Jules gazed across the table at his daughter’s plate, which looked more like a work of art than the packaged and processed food substitutes many people consume for breakfast. “See, someone take a picture of that. That plate just wouldn’t happen in the U.S. Someone would have to take the time to find and prepare that kind of real fruit, to cook those beans… People just don’t do that anymore.” True, the contents of that plate were about as far from a Pop Tart as it’s possible to get. Someone snapped a photo, and I exhaled a silent prayer that it wouldn’t end up in a museum someday.
The closing shot of the Dervaes’s film, which is called “Homegrown Revolution”, is of a clear blue sky, with a hand thrusting a trowel towards the sun. It’s funny, but also deeply stirring, or at least it was to me. Me, who hasn't grown anything more revolutionary than hair in longer than I care to remember. I do take pride in the work I am doing to bring college students into contact with people like Manish and Jules, but what the hell am I doing? In the last year and a half, I’ve acquired a carbon footprint the size of Greenland (I might be the sole reason it’s melting), and due to my aversion to giardia and typhoid, I’ve gone through more plastic drinking water bottles than I can even stand to think about. I don’t cook my own food, never mind grow it. Hell, I don’t even know what I’m eating a lot of the time, except that it’s spicy enough to singe Satan’s eyebrows, and was probably routed through a major distribution center in Delhi.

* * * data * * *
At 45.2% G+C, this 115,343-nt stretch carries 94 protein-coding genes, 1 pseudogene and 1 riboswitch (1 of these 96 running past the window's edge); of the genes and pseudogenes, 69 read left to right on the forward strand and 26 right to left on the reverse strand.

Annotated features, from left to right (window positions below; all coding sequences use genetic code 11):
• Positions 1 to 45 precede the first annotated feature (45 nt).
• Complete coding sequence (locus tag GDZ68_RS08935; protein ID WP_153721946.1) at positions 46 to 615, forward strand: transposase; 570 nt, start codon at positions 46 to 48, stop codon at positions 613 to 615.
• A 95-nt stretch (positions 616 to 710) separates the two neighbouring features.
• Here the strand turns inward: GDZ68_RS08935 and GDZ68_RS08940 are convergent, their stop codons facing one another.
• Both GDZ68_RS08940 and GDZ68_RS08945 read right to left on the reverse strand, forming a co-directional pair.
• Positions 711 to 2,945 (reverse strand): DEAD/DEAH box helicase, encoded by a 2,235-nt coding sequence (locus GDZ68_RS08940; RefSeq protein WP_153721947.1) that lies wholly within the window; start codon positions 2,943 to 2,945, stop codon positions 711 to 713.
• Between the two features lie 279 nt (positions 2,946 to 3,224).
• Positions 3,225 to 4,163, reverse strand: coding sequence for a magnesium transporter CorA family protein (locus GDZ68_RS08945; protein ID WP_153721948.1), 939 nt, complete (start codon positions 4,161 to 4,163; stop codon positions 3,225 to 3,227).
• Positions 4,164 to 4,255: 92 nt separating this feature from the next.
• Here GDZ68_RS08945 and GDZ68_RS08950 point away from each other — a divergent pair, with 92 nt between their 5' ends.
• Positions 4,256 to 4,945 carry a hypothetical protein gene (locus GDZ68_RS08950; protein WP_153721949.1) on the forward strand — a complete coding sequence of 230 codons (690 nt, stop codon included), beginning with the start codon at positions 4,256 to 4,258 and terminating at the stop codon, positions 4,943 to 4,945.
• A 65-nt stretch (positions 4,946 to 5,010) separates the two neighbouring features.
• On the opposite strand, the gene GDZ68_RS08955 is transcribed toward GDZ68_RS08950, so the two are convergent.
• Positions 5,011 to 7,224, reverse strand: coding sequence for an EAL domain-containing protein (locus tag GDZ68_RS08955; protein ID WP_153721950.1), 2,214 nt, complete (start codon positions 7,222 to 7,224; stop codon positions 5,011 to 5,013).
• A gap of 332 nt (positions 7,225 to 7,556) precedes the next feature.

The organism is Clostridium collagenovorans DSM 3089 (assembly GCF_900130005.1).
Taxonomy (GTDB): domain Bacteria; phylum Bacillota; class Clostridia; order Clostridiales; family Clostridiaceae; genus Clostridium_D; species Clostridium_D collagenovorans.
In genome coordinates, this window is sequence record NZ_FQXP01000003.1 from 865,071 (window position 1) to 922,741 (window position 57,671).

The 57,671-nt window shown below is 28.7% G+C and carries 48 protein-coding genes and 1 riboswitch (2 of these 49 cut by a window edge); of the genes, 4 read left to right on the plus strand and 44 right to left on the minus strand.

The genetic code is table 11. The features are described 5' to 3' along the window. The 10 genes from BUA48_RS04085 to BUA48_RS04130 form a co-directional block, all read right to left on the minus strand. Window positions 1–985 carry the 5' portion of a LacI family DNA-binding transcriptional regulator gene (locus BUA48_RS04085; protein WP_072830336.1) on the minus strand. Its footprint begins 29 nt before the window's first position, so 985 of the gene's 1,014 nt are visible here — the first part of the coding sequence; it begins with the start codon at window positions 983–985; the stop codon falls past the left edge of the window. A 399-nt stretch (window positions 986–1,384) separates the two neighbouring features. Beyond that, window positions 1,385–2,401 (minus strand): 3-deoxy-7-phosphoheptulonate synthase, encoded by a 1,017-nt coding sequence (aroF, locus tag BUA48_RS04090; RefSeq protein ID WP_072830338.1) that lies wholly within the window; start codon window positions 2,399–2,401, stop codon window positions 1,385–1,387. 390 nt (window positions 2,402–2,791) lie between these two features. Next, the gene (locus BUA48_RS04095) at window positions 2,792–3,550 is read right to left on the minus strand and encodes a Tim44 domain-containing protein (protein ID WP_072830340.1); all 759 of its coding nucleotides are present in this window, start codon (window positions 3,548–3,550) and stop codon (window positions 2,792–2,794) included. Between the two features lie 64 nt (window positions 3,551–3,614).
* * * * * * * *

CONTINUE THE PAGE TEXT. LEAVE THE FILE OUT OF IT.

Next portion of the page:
I don’t belong to a CSA or replenish the soil with my food waste (though sometimes I feed it to cows on the street to keep them from eating plastic bags). I don’t even have a watershed to defend, unless you count all of the places where I have my cardboard boxes stashed while I hop from continent to continent. But I want these things, I do. I want to stand for what I stand on, and I want what I stand on to be higher ground. Observing the ills “traditional education” has perpetrated on the minds and spirits of today’s youth reassures me that I am here, doing this, for some very good reasons. But looking at the way the pendulous squash bows the trellis in the Dervaes’s backyard (as Pasadena City tour buses line up along the curve to witness first-hand the way life could, and probably should be), I feel a desire to go and plant my own revolution.
Genetically modified foods are dismantling the infrastructure of food security all over the world (the world’s first GMO eggplant is about to hit the markets right here in India), and God knows how altered DNA are changing the most basic definitions of what it means to be human. I have learned a lot about my own humanity, frailties, and strengths in the last year and I half spent in service of the next generation, but in doing so my life has become one which does not acknowledge the finite capacities of the natural systems upon which that life depends. Though my traveling days are far from over, my age, my lessons, and my disintegrating backpack are all telling me that it’s time to find a place to plant my roots, to grow some shelter and live the wisdom I’ve been stalking around India as though it hasn‘t always been waiting right underfoot.
Learn more about the Dervaes family and “Path to Freedom” at www.pathtofreedom.com